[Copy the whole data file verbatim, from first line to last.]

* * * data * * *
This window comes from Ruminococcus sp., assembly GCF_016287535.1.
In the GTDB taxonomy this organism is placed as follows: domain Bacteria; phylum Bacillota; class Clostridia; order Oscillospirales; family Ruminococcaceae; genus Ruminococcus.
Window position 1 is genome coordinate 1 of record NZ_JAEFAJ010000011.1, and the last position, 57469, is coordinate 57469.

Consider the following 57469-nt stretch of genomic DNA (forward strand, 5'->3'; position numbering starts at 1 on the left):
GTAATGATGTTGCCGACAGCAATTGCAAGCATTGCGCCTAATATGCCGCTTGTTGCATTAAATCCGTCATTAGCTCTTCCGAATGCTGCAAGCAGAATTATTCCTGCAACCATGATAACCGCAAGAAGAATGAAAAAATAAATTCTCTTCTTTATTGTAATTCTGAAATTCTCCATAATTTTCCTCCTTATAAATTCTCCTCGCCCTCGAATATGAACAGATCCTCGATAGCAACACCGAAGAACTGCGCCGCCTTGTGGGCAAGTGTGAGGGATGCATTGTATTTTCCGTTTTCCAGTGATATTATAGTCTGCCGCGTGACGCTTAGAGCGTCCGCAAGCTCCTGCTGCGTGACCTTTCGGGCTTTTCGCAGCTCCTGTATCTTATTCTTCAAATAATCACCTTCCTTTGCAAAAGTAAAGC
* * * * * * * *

This window comes from Ruminococcus sp., assembly GCF_016287535.1.
In the GTDB taxonomy this organism is placed as follows: domain Bacteria; phylum Bacillota; class Clostridia; order Oscillospirales; family Ruminococcaceae; genus Ruminococcus.
Window position 1 is genome coordinate 1 of record NZ_JAEFAJ010000011.1, and the last position, 57469, is coordinate 57469.

Consider the following 57469-nt stretch of genomic DNA (forward strand, 5'->3'; position numbering starts at 1 on the left):
GTAATGATGTTGCCGACAGCAATTGCAAGCATTGCGCCTAATATGCCGCTTGTTGCATTAAATCCGTCATTAGCTCTTCCGAATGCTGCAAGCAGAATTATTCCTGCAACCATGATAACCGCAAGAAGAATGAAAAAATAAATTCTCTTCTTTATTGTAATTCTGAAATTCTCCATAATTTTCCTCCTTATAAATTCTCCTCGCCCTCGAATATGAACAGATCCTCGATAGCAACACCGAAGAACTGCGCCGCCTTGTGGGCAAGTGTGAGGGATGCATTGTATTTTCCGTTTTCCAGTGATATTATAGTCTGCCGCGTGACGCTTAGAGCGTCCGCAAGCTCCTGCTGCGTGACCTTTCGGGCTTTTCGCAGCTCCTGTATCTTATTCTTCAAATAATCACCTTCCTTTGCAAAAGTAAAGC